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“This blog is dead, moving elsewhere!”: Do I sense some hostility?

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  1. July 31st, 2010 at 23:55 | #1

    Uh-oh! I don’t like the sound of this. Is it going to be an awfully LONG text?
    Something like the Upgrade topic perhaps?

    Yes, I’m afraid so – Arm yourselves with patience…

    “The natives are restless”
    Over the past 7 weeks or so I got lots of requests as well as some messages urging me to post “new stuff” – ANYTHING would do just to show the blog is still *active*.
    Some of you went even further and nominated me for the “Slacker of the year” Award.
    I mean, come on! Slacker of the year? Summer’s maybe 😛
    Anyhow, there’s a perfectly good explanation for this major setback (besides watching every single World Cup game that is).
    Remember how at some point (almost) every uploaded file started to be *corrupted*?
    Well, over the time the problem deteriorated…
    Starting July the 2nd I realised the upload speed has plummeted beyond belief <= Go ahead, click it won’t hurt you!
    We’re talking one sixth of the nominal value (which is 1024 kbps) or less!
    That’s approximately 170 kbps, not far from what a dial-up user (ISDN subscription using both channels) would get a decade ago (back to STONE AGE are we?)
    Now, can you estimate how long it takes to upload a FLAC rip under these conditions?
    (the *average* RAR archive containing FLACs is usually 400MB or more)
    WAY WAY WAY too long, unFUCKINGbelievably long and that’s for one hoster only; multiply by 2 or 3 depending on the number of “mirrors”.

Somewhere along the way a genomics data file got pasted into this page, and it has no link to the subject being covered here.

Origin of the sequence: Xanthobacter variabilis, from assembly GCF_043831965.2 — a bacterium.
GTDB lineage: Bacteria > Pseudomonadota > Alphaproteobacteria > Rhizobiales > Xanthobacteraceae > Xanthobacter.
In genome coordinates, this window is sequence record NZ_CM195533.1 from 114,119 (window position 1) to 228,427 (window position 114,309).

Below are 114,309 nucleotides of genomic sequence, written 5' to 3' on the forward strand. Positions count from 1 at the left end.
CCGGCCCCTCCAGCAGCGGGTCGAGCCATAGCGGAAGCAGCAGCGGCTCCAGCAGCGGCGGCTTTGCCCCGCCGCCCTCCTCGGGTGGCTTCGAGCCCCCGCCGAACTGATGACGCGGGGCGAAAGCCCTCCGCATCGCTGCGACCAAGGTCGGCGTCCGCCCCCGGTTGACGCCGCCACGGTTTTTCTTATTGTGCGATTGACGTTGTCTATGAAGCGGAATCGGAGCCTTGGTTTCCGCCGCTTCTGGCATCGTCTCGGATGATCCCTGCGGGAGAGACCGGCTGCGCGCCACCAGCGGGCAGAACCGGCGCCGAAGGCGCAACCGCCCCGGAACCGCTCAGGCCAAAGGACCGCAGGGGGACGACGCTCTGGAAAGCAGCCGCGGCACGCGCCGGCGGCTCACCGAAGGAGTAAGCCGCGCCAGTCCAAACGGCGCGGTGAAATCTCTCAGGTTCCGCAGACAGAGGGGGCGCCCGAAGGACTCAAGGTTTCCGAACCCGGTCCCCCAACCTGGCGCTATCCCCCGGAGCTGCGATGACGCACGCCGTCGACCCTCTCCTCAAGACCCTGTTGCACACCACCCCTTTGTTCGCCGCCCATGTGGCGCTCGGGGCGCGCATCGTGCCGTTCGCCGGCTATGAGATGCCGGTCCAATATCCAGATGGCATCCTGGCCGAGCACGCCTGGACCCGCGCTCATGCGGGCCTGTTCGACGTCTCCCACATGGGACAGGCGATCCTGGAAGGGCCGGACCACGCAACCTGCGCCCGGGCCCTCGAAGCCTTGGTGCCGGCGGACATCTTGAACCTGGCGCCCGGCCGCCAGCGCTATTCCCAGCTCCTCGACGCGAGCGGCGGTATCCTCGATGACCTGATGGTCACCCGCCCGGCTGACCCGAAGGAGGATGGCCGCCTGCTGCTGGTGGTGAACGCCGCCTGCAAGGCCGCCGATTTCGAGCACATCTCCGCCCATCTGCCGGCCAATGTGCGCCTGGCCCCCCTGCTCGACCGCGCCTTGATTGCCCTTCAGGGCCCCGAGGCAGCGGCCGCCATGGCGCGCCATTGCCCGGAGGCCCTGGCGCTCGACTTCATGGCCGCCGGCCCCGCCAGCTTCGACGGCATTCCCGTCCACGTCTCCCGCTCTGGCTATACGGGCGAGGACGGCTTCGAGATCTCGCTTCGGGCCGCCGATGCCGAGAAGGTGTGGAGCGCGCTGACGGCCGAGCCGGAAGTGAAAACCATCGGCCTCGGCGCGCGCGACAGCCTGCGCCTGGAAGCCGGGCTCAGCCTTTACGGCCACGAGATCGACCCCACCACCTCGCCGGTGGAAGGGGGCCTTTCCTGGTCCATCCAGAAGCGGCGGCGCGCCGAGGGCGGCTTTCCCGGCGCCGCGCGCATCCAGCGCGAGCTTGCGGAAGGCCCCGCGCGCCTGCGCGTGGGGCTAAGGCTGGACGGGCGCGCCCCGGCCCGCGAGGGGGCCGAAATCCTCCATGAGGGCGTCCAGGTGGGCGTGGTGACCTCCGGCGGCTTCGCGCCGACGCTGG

The last thing I managed to upload at full speed was Eclipse‘s sophomore album (spectacular in every aspect) “Are you ready to Rock” which can be found here.

    After that it’s been an utter mess, a complete CHAOS.
    Nod if you got it.
    You did? That’s good to know.

  2. July 31st, 2010 at 23:55 | #2

    “Waiting for the phone to ring”
    I let a day or two pass hoping the problem would just *go away*. During that time, I tried switching routers, cables, reconfiguring the hardware etc.
    Every attempt failed, so I prepared myself for the ULTIMATE ordeal which is none other than getting actual help from Tech Support.
    Although I noticed some improvements (the staff responsible for receiving calls are no longer clueless), solving issues related with the copper wire (e.g. crosstalk/noise/interferences etc) remains difficult and painfully time-consuming.
    As a first step they tweaked a few things – actually it was only one, the SNR (Signal to Noise Ratio).
    That’s the easy part done remotely but in my case it didn’t improve things at all.
    When they realised this approach had no effect whatsoever, they forwarded my request for a line check to the respective department of another ISP – the one that owns the so-called “last mile”.
    The latter gave a vague “the problem is not on our end” answer (Note: it’s not uncommon to PRETEND to check such requests when it comes to clients of competitive internet providers) so an appointment with a dedicated technician was scheduled in order to do some readings in the building.
    Did I say scheduled? That’s really a euphemism. You see it took more than a week before the guy appeared.